DENVER — Hookers and grade fixing are so yesterday.
The FBI is going after the singular entity the shadiest men in college basketball hold dearest: shoe money.
The FBI — yes, the Federal Bureau of Investigation, not the NCAA — delivered a doomsday warning on Tuesday to the sport’s slimiest slimeballs: Time’s up, fellas. Fingers crossed this long-overdue leap into the darkest corners of college hoops is the deep cleaning the sport's needed for years.
“Coaches at some of the nation’s top programs soliciting and accepting cash bribes; managers and financial advisers circling blue-chip prospects like coyotes; employees of one of the world’s largest sportswear companies secretly funneling cash to the families of high school recruits,” said Joon H. Kim, acting U.S. attorney, during a press conference that has a pair of Pac-12 programs shaking in their high tops and an entire coaching community tapping refresh on its Twitter accounts.
Tuesday wasn’t a good day for college basketball.
It was a great day for college basketball.
When I sent texts to a half-dozen coaches on Tuesday — from the high-major Big 12 to the mid-major MAC — their responses showed a fraternity that’s fed up with the recruiting game's slanted playing field.
“Everything changes now.”
“Can’t wait to see where it goes.”
And up in Boulder, where coach Tad Boyle has built the golden era of Buffs basketball in a manner that would make any alum proud?
"If this cleans up some of the dirty stuff that goes on in our business, then the whole sport of college basketball just got better," Boyle told me Tuesday.
"I've never been the kind of guy who relishes in other peoples' misfortunes. That's just not who I am. But I know in this case, when I look myself in the mirror and put my kids down at night and my assistants can do the same, we can sleep well at night. I don't know the specifics (of the investigation). And I feel bad for some of the people it sounds like are involved. But quite frankly, that's their problem."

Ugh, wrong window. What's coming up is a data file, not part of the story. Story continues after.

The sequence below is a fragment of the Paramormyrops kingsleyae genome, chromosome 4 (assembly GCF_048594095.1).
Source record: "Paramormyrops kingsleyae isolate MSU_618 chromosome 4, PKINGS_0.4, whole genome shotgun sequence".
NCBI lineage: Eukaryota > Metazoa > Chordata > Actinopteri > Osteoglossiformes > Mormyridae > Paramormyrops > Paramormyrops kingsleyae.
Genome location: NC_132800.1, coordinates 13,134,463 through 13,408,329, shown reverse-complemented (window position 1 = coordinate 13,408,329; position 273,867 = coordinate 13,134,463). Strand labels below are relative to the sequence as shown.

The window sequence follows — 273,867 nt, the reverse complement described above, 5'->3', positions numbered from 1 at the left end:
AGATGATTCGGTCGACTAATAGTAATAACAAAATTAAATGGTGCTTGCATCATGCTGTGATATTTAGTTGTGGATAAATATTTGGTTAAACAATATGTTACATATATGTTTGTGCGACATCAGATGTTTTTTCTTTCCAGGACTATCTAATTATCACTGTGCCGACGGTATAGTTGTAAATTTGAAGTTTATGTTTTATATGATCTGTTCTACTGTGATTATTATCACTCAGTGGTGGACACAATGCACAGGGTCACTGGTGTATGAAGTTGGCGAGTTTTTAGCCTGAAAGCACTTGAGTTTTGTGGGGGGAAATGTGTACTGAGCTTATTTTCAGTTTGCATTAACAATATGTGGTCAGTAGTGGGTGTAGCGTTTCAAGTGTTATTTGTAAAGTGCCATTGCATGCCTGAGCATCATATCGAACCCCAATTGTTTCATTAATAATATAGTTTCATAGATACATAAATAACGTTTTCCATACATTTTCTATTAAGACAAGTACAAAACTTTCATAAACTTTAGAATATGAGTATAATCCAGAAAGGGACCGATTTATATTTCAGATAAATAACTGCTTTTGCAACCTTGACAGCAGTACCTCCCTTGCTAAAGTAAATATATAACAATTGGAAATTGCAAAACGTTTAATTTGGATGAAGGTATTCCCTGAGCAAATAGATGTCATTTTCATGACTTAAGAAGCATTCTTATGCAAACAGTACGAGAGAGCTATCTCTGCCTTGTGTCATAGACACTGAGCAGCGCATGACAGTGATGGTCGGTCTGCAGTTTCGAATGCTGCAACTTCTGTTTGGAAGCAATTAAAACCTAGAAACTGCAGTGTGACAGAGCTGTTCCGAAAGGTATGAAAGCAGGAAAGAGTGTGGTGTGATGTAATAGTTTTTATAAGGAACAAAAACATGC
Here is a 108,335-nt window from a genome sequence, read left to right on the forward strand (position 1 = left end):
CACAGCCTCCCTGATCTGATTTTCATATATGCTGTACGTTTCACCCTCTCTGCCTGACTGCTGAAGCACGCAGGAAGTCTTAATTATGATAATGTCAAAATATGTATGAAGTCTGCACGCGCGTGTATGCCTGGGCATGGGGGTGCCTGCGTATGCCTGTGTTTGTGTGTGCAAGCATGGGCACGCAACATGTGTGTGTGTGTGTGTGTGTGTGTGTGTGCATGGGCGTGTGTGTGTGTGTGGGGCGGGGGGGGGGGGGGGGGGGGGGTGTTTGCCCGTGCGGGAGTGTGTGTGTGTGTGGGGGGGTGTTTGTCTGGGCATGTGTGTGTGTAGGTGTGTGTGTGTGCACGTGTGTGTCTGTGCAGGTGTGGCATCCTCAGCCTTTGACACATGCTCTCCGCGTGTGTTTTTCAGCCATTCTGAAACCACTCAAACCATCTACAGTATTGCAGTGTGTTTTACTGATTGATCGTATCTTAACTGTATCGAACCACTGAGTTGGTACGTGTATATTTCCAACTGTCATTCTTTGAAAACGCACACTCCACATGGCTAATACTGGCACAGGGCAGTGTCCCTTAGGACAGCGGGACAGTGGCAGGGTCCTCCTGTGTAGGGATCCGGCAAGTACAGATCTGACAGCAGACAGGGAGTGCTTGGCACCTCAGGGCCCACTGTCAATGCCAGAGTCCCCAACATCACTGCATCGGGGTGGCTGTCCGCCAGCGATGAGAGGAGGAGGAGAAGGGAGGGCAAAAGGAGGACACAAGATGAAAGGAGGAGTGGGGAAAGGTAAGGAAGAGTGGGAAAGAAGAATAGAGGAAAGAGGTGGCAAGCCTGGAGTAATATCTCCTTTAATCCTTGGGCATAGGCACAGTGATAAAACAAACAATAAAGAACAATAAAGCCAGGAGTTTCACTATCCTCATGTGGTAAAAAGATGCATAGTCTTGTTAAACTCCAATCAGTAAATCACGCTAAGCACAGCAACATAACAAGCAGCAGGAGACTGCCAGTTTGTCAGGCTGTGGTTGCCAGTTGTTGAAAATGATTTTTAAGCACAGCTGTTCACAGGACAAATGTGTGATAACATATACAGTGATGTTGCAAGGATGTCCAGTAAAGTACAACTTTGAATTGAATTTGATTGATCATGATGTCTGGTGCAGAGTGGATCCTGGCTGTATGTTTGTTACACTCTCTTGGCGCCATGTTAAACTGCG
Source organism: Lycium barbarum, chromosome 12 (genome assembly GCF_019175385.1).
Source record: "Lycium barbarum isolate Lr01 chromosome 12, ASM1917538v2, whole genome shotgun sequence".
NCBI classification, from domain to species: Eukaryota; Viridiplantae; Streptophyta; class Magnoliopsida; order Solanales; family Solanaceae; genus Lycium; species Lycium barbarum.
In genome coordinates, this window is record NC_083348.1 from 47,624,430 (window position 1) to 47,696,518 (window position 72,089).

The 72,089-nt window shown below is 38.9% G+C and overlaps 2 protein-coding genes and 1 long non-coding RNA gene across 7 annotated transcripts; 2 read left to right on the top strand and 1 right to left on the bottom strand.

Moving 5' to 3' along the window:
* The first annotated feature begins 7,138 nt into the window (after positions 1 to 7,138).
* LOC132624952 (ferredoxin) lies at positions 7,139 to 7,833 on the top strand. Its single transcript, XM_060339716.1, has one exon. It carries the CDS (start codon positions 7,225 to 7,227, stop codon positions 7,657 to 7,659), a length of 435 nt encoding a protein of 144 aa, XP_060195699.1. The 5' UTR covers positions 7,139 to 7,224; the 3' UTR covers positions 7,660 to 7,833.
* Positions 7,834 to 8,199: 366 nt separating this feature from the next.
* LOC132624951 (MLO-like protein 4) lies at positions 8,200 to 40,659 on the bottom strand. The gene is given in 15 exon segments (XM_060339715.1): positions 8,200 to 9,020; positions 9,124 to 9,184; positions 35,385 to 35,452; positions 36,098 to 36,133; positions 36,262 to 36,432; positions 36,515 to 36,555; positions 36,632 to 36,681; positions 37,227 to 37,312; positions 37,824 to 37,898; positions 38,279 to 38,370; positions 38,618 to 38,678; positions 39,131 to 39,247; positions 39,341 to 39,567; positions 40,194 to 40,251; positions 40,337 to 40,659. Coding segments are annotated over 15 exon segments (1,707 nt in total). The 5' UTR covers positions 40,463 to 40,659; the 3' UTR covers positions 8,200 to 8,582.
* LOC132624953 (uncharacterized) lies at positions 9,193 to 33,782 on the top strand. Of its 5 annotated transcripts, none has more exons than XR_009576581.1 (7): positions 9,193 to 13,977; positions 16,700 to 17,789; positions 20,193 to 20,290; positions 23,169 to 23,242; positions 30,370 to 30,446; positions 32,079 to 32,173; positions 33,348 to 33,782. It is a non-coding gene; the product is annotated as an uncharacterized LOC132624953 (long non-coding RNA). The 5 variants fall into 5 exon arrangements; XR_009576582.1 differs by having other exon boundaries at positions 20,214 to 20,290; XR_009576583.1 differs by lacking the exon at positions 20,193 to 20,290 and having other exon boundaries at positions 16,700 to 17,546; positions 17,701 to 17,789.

According to the FBI, the dirty trail starts here: assistant coaches from Arizona, Southern Cal, Auburn and Oklahoma State were arrested — say that again: arrested — for accepting bribes in exchange for steering basketball prospects to certain agents and advisers. (If you’re wondering, the going rate for a good player was $13,000 to $100,000, according to the FBI.) The FBI has indicted 10 men in all, including an Adidas executive, and exposed the worst-kept secret in college hoops: shoe companies often have a major influence on where blue-chip recruits go to college.
But the real kicker is where it could go next. The FBI said its investigation is ongoing, complete with a hotline where folks can share what they know. Just call 212-384-2135. Simple as that. It’s basically phone therapy for coaches to do what coaches love to do more than almost everything, hang out in the bleachers at AAU events and swap stories on which rivals are cheating and how they’re going about it. Now there’s an app for that.
Credit Boyle for never shying from the subject of dirty recruiting. That’s no small thing, either, as coaches too often are complicit with that side of the game. Too many keep quiet because they’re afraid to burn a bridge that leads to their next job, or out of fear of offending their coaching colleagues. It’s bullying, really. All it took was a bully with a badge, the FBI, to unearth “the dark underbelly of college basketball,” as Kim called it.
"Will every coach who cheats be uncovered in this deal? My answer is probably not," said Boyle, who said "absolutely not" when I asked if CU has been approached in any manner relating to the FBI investigation. "But if this can prevent somebody in the future who is doing something that's not right or against the rules, then it's a good thing. Then clean your act up. If that's the result, I'm all for it. For me, I think it's a great thing for college basketball in this context: if it prevents what's going on from happening again in the future."
Where should this go next? Lots of places, but one specifically: the coaches and programs who hired the dirty assistants should face severe penalties as well. Assistant coaches are not hired on a whim; head coaches know. Enough with the vacated wins and sorry self-sanctions that let renegade programs like Syracuse and Louisville off the hook with little more than a bruised ego. There must be real, debilitating consequences for coaches who break the rules their rivals follow.
There’s a misconception that all programs are dirty, that every Final Four ticket should come with hand sanitizer. It's just not true. The best result from the FBI’s deep dive would be to drain the swamp of the leeches while clearing the good names of the guys who play by the rules. No one is surprised some programs are cool with skating the rules. Louisville’s prostitutes, North Carolina’s alleged academic fraud and Syracuse’s myriad cheating all exposed the shadowy side of amateur athletics in recent years. But those cases involve(d) the NCAA, which is like a substitute teacher suggesting, please, kids, kindly return to your seats, if you don't mind?
This time, though? This time involves the FBI. This time it's the superintendent of schools kicking folks out of the district.
Can’t wait to see where it goes.